The USD 17 billion Belo Monte dam has been a source of controversy ever since construction was initially proposed in 1975. Indigenous and environmental groups have rallied repeatedly against the expected destructive impact of the dam. The project will flood nearly 200 square miles along the Xingu River while displacing an estimated 50,000 people.
In addition to the disastrous consequences for the 24 indigenous tribes and thousands of other Brazilian citizens located along the river, the dam will pose a grave danger to the biodiversity of the area. The region surrounding the dam houses at least four times as much biodiversity as the entire continent of Europe, with many plants and animals unique to the region. However, the hydroelectric project is predicted to cause the devastating disappearance of approximately 1,000 species.
Due to the volume of perceived damage, a coalition of international and Brazilian human rights, indigenous, and environmental organizations filed a petition with the Inter-American Commission on Human Rights (IACHR) in November 2010. The IACHR, the judicial body of the Organization of American States, is charged with ensuring the protection of human rights throughout the hemisphere, and the body began investigating the alleged human rights violations caused by the dam’s construction. After the investigation, the Commission requested on April 1 that Brazil “immediately suspend the licensing process for the Belo Monte Hydroelectric Plant project and stop any construction work from moving forward until certain minimum conditions are met.” These “minimum conditions” include measures to protect indigenous populations, provide information in indigenous languages, and consult with affected groups about the dam’s predicted negative impact. If Brazil fails to follow these recommended measures, the Brazilian government could stand trial before the Inter-American Court.
The Brazilian government responded bitterly to the IACHR’s request. President Dilma Rousseff immediately broke off formal relations with the IACHR, by recalling Ruy Casaes, Brazil’s ambassador to the Organization of American States (OAS). Rousseff also decided to end Brazil’s annual USD 800,000 contribution to the IACHR. Brazil’s Ministry of Foreign Affairs called the criticism “unjustifiable,” and Senator Flexa Ribeiro, the president of the Senate Subcommittee overseeing the dam, stated that “the request is absurd. It even threatens Brazilian sovereignty.”
The Brazilian government argues that construction of the dam is necessary for national development. Once completed, the dam will be the third largest in the world, after the Three Gorges hydropower plant in China and the Brazil-Paraguay Itaipú dam. The dam would be economically beneficial to this distant frontier region, an area that has yet to feel the impact of Brazil’s recent economic success. The dam is projected to provide thousands of construction jobs and eventually supply electricity to 23 million homes. Furthermore, the dam should be able to satisfy demands for clean and renewable energy sources. This huge hydroelectric plant is therefore one of the most important components of President Rousseff’s economic growth program.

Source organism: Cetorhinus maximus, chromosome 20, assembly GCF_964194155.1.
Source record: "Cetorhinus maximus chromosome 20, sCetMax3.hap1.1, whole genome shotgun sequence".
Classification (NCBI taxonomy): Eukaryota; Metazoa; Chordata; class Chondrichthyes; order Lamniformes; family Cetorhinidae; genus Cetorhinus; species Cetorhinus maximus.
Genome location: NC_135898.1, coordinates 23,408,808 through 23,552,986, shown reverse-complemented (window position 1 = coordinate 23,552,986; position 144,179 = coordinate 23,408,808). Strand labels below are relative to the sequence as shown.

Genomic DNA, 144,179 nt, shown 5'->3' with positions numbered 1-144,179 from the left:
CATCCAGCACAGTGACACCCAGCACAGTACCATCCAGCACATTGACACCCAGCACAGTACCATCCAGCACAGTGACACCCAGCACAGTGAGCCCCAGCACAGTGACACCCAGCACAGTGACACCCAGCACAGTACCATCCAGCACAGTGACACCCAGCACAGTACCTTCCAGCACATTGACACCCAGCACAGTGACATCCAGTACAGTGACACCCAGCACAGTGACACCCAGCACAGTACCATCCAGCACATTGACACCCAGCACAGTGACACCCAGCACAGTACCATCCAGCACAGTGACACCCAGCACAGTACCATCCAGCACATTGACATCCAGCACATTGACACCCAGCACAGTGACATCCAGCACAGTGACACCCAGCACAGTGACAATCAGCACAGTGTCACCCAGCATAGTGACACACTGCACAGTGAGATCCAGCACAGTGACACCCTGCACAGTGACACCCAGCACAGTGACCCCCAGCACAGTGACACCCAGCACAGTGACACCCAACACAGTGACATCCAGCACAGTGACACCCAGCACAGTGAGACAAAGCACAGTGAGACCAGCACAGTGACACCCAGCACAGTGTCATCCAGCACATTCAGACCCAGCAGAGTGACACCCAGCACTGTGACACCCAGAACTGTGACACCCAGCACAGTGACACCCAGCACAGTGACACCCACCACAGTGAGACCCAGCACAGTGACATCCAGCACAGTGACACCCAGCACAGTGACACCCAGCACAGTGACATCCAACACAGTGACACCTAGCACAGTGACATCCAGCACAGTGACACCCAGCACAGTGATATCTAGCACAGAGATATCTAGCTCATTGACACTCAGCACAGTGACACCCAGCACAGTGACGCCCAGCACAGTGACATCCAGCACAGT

However, economic growth does not justify the damage that this dam will bring in its wake. The Belo Monte dam would destroy an area the size of Chicago, washing away the livelihoods of thousands of Amazonian peoples. Even more disconcerting, this project is only the first of as many as seventy dams scheduled for construction in the region. No amount of economic “progress” excuses the staggering degree of destruction these hydroelectric power facilities would cause. As Antonio Melo, the Coordinator of the Xingu Alive Forever Movement, argues:
“Our leaders no longer can use economic “development” as an excuse to ignore human rights and to push for projects of destruction and death to our natural heritage and to the peoples of Amazon, as is the case of Belo Monte.” (Amazon Watch)
In its blatant disrespect for the Inter-American Commission, Brazilian authorities are showing no angst over undermining the existing system of human rights protection in the Americas. Brazil needs to respect not only the commitment it made to protect its own citizens’ rights but also its pledge to the international community. The national government cannot overlook the rights of the Brazilian people or refuse to comply with international human rights standards simply because they interfere with future projects for economic growth. It is alarming to think that Brazil, now a formidable regional leader, would disregard its commitment to human rights merely because it would be convenient for the government at this particular moment.